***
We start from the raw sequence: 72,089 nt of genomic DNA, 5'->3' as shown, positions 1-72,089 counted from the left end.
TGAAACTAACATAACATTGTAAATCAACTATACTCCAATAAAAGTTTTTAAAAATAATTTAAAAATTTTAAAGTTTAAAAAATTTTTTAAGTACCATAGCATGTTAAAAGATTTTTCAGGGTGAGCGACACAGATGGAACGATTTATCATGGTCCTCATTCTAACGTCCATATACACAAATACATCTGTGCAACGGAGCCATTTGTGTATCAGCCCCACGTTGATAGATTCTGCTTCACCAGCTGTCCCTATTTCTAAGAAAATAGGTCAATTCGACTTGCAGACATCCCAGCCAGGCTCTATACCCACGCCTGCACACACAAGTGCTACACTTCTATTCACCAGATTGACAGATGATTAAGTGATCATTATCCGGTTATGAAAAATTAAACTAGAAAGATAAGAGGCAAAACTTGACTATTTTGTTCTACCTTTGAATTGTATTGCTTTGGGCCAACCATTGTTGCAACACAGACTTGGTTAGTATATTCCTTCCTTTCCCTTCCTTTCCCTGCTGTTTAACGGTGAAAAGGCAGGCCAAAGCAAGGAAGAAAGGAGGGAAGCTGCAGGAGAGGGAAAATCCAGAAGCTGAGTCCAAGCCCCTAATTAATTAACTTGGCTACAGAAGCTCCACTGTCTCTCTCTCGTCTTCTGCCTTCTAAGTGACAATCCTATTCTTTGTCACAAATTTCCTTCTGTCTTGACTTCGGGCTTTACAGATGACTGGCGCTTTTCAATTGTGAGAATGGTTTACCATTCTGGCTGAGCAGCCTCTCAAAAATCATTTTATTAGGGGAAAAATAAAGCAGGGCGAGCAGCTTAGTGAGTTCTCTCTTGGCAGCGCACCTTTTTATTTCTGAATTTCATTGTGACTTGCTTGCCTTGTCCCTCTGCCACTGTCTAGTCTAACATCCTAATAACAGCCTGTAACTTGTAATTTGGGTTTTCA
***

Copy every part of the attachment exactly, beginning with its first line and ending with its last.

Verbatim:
We start from the raw sequence: 72,089 nt of genomic DNA, 5'->3' as shown, positions 1-72,089 counted from the left end.
TGAAACTAACATAACATTGTAAATCAACTATACTCCAATAAAAGTTTTTAAAAATAATTTAAAAATTTTAAAGTTTAAAAAATTTTTTAAGTACCATAGCATGTTAAAAGATTTTTCAGGGTGAGCGACACAGATGGAACGATTTATCATGGTCCTCATTCTAACGTCCATATACACAAATACATCTGTGCAACGGAGCCATTTGTGTATCAGCCCCACGTTGATAGATTCTGCTTCACCAGCTGTCCCTATTTCTAAGAAAATAGGTCAATTCGACTTGCAGACATCCCAGCCAGGCTCTATACCCACGCCTGCACACACAAGTGCTACACTTCTATTCACCAGATTGACAGATGATTAAGTGATCATTATCCGGTTATGAAAAATTAAACTAGAAAGATAAGAGGCAAAACTTGACTATTTTGTTCTACCTTTGAATTGTATTGCTTTGGGCCAACCATTGTTGCAACACAGACTTGGTTAGTATATTCCTTCCTTTCCCTTCCTTTCCCTGCTGTTTAACGGTGAAAAGGCAGGCCAAAGCAAGGAAGAAAGGAGGGAAGCTGCAGGAGAGGGAAAATCCAGAAGCTGAGTCCAAGCCCCTAATTAATTAACTTGGCTACAGAAGCTCCACTGTCTCTCTCTCGTCTTCTGCCTTCTAAGTGACAATCCTATTCTTTGTCACAAATTTCCTTCTGTCTTGACTTCGGGCTTTACAGATGACTGGCGCTTTTCAATTGTGAGAATGGTTTACCATTCTGGCTGAGCAGCCTCTCAAAAATCATTTTATTAGGGGAAAAATAAAGCAGGGCGAGCAGCTTAGTGAGTTCTCTCTTGGCAGCGCACCTTTTTATTTCTGAATTTCATTGTGACTTGCTTGCCTTGTCCCTCTGCCACTGTCTAGTCTAACATCCTAATAACAGCCTGTAACTTGTAATTTGGGTTTTCA